People, this isn’t hard. Find an RSA Factoring Challenge number that hasn’t been factored yet and factor it. Once you do, the entire world will take you seriously. Until you do, no one will. And, bonus, you won’t have to reveal your super-secret world-destabilizing cryptanalytic techniques.

EDITED TO ADD (9/21): Others are laughing at this, too.

EDITED TO ADD (9/24): More commentary.

Yubico Security Keys with a Crypto Flaw

Post Syndicated from Bruce Schneier original https://www.schneier.com/blog/archives/2019/07/yubico_security.html

Wow, is this an embarrassing bug:

Yubico is recalling a line of security keys used by the U.S. government due to a firmware flaw. The company issued a security advisory today that warned of an issue in YubiKey FIPS Series devices with firmware versions 4.4.2 and 4.4.4 that reduced the randomness of the cryptographic keys it generates. The security keys are used by thousands of federal employees on a daily basis, letting them securely log-on to their devices by issuing one-time passwords.

The problem in question occurs after the security key powers up. According to Yubico, a bug keeps “some predictable content” inside the device’s data buffer that could impact the randomness of the keys generated. Security keys with ECDSA signatures are in particular danger. A total of 80 of the 256 bits generated by the key remain static, meaning an attacker who gains access to several signatures could recreate the private key.

Boing Boing post.

MongoDB Offers Field Level Encryption

Post Syndicated from Bruce Schneier original https://www.schneier.com/blog/archives/2019/06/mongodb_offers_.html

MongoDB now has the ability to encrypt data by field:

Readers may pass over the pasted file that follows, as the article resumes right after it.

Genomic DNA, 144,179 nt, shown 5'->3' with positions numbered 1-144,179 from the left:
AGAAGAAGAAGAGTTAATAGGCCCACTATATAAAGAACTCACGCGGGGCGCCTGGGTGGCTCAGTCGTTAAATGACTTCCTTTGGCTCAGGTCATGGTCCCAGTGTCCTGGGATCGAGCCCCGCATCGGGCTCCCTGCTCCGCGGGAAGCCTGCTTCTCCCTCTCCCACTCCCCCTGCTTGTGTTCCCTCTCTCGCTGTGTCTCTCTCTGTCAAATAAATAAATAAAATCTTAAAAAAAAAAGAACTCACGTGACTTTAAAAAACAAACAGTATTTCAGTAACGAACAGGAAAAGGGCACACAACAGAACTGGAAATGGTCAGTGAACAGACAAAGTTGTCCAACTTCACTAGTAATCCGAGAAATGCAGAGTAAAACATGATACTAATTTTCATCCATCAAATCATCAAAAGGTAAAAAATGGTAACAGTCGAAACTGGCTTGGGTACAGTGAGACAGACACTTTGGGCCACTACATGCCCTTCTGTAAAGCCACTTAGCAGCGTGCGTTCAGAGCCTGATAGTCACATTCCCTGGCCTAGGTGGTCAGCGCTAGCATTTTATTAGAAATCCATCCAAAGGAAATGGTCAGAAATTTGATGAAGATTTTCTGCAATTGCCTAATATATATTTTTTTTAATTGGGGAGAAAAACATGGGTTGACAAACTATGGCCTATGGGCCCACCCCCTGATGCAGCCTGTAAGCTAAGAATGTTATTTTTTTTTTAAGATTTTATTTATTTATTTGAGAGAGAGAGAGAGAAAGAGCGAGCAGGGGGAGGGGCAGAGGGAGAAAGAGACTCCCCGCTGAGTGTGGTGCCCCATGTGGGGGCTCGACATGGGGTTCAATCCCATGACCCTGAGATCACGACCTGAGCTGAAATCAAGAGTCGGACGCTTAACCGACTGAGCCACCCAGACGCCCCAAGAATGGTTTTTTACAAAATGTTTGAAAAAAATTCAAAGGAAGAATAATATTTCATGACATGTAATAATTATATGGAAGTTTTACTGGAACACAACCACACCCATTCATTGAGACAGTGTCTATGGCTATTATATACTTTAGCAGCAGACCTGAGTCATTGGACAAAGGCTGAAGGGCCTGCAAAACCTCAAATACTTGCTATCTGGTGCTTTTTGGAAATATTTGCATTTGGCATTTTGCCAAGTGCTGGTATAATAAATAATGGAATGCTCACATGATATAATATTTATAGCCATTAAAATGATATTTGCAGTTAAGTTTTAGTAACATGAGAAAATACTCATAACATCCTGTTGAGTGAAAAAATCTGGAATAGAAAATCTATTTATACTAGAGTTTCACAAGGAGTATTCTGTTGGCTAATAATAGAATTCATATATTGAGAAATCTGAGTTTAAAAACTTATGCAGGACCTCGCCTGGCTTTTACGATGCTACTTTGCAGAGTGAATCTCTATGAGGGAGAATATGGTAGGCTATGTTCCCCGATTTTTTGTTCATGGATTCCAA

MongoDB calls the new feature Field Level Encryption. It works kind of like end-to-end encrypted messaging, which scrambles data as it moves across the internet, revealing it only to the sender and the recipient. In such a “client-side” encryption scheme, databases utilizing Field Level Encryption will not only require a system login, but will additionally require specific keys to process and decrypt specific chunks of data locally on a user’s device as needed. That means MongoDB itself and cloud providers won’t be able to access customer data, and a database’s administrators or remote managers don’t need to have access to everything either.

For regular users, not much will be visibly different. If their credentials are stolen and they aren’t using multifactor authentication, an attacker will still be able to access everything the victim could. But the new feature is meant to eliminate single points of failure. With Field Level Encryption in place, a hacker who steals an administrative username and password, or finds a software vulnerability that gives them system access, still won’t be able to use these holes to access readable data.

On Security Tokens

Post Syndicated from Bruce Schneier original https://www.schneier.com/blog/archives/2019/05/on_security_tok.html

Mark Risher of Google extols the virtues of security keys:

I’ll say it again for the people in the back: with Security Keys, instead of the *user* needing to verify the site, the *site* has to prove itself to the key. Good security these days is about human factors; we have to take the onus off of the user as much as we can.

Furthermore, this “proof” from the site to the key is only permitted over close physical proximity (like USB, NFC, or Bluetooth). Unless the phisher is in the same room as the victim, they can’t gain access to the second factor.

This is why I keep using words like “transformative,” “revolutionary,” and “lit” (not so much anymore): SKs basically shrink your threat model from “anyone anywhere in the world who knows your password” to “people in the room with you right now.” Huge!